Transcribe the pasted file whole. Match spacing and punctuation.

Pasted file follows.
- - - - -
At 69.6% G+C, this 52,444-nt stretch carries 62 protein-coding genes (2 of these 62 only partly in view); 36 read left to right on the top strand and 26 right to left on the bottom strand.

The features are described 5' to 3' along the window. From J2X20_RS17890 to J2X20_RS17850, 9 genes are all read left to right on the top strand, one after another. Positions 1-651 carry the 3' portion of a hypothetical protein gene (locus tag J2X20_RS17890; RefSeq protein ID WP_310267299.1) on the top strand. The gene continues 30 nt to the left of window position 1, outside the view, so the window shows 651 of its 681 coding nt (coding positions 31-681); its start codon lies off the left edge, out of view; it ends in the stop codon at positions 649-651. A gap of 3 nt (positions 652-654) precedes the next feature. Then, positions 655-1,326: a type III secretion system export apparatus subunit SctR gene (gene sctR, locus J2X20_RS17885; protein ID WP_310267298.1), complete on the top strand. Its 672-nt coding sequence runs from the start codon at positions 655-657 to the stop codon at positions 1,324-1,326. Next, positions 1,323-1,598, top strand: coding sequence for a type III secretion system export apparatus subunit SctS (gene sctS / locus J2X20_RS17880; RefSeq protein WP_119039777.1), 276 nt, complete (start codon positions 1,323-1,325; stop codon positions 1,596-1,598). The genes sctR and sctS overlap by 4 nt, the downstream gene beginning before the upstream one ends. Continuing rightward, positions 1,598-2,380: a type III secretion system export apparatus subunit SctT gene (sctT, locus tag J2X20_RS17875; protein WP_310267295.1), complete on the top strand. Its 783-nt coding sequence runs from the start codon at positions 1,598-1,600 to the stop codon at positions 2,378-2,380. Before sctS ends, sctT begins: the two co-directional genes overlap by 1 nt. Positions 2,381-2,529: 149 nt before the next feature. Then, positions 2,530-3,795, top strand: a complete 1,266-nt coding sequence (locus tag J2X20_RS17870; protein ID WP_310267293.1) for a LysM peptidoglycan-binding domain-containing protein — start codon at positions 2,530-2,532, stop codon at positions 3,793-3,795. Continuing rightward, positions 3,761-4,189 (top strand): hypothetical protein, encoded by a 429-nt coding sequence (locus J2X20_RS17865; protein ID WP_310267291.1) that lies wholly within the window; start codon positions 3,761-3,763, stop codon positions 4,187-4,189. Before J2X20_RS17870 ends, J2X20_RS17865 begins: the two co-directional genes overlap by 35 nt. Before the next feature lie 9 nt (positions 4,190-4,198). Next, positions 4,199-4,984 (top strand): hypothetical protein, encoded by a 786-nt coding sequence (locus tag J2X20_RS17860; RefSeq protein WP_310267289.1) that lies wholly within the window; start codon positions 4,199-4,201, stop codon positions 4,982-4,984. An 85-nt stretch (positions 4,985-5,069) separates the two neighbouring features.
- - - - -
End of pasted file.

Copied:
At 69.6% G+C, this 52,444-nt stretch carries 62 protein-coding genes (2 of these 62 only partly in view); 36 read left to right on the top strand and 26 right to left on the bottom strand.

The features are described 5' to 3' along the window. From J2X20_RS17890 to J2X20_RS17850, 9 genes are all read left to right on the top strand, one after another. Positions 1-651 carry the 3' portion of a hypothetical protein gene (locus tag J2X20_RS17890; RefSeq protein ID WP_310267299.1) on the top strand. The gene continues 30 nt to the left of window position 1, outside the view, so the window shows 651 of its 681 coding nt (coding positions 31-681); its start codon lies off the left edge, out of view; it ends in the stop codon at positions 649-651. A gap of 3 nt (positions 652-654) precedes the next feature. Then, positions 655-1,326: a type III secretion system export apparatus subunit SctR gene (gene sctR, locus J2X20_RS17885; protein ID WP_310267298.1), complete on the top strand. Its 672-nt coding sequence runs from the start codon at positions 655-657 to the stop codon at positions 1,324-1,326. Next, positions 1,323-1,598, top strand: coding sequence for a type III secretion system export apparatus subunit SctS (gene sctS / locus J2X20_RS17880; RefSeq protein WP_119039777.1), 276 nt, complete (start codon positions 1,323-1,325; stop codon positions 1,596-1,598). The genes sctR and sctS overlap by 4 nt, the downstream gene beginning before the upstream one ends. Continuing rightward, positions 1,598-2,380: a type III secretion system export apparatus subunit SctT gene (sctT, locus tag J2X20_RS17875; protein WP_310267295.1), complete on the top strand. Its 783-nt coding sequence runs from the start codon at positions 1,598-1,600 to the stop codon at positions 2,378-2,380. Before sctS ends, sctT begins: the two co-directional genes overlap by 1 nt. Positions 2,381-2,529: 149 nt before the next feature. Then, positions 2,530-3,795, top strand: a complete 1,266-nt coding sequence (locus tag J2X20_RS17870; protein ID WP_310267293.1) for a LysM peptidoglycan-binding domain-containing protein — start codon at positions 2,530-2,532, stop codon at positions 3,793-3,795. Continuing rightward, positions 3,761-4,189 (top strand): hypothetical protein, encoded by a 429-nt coding sequence (locus J2X20_RS17865; protein ID WP_310267291.1) that lies wholly within the window; start codon positions 3,761-3,763, stop codon positions 4,187-4,189. Before J2X20_RS17870 ends, J2X20_RS17865 begins: the two co-directional genes overlap by 35 nt. Before the next feature lie 9 nt (positions 4,190-4,198). Next, positions 4,199-4,984 (top strand): hypothetical protein, encoded by a 786-nt coding sequence (locus tag J2X20_RS17860; RefSeq protein WP_310267289.1) that lies wholly within the window; start codon positions 4,199-4,201, stop codon positions 4,982-4,984. An 85-nt stretch (positions 4,985-5,069) separates the two neighbouring features.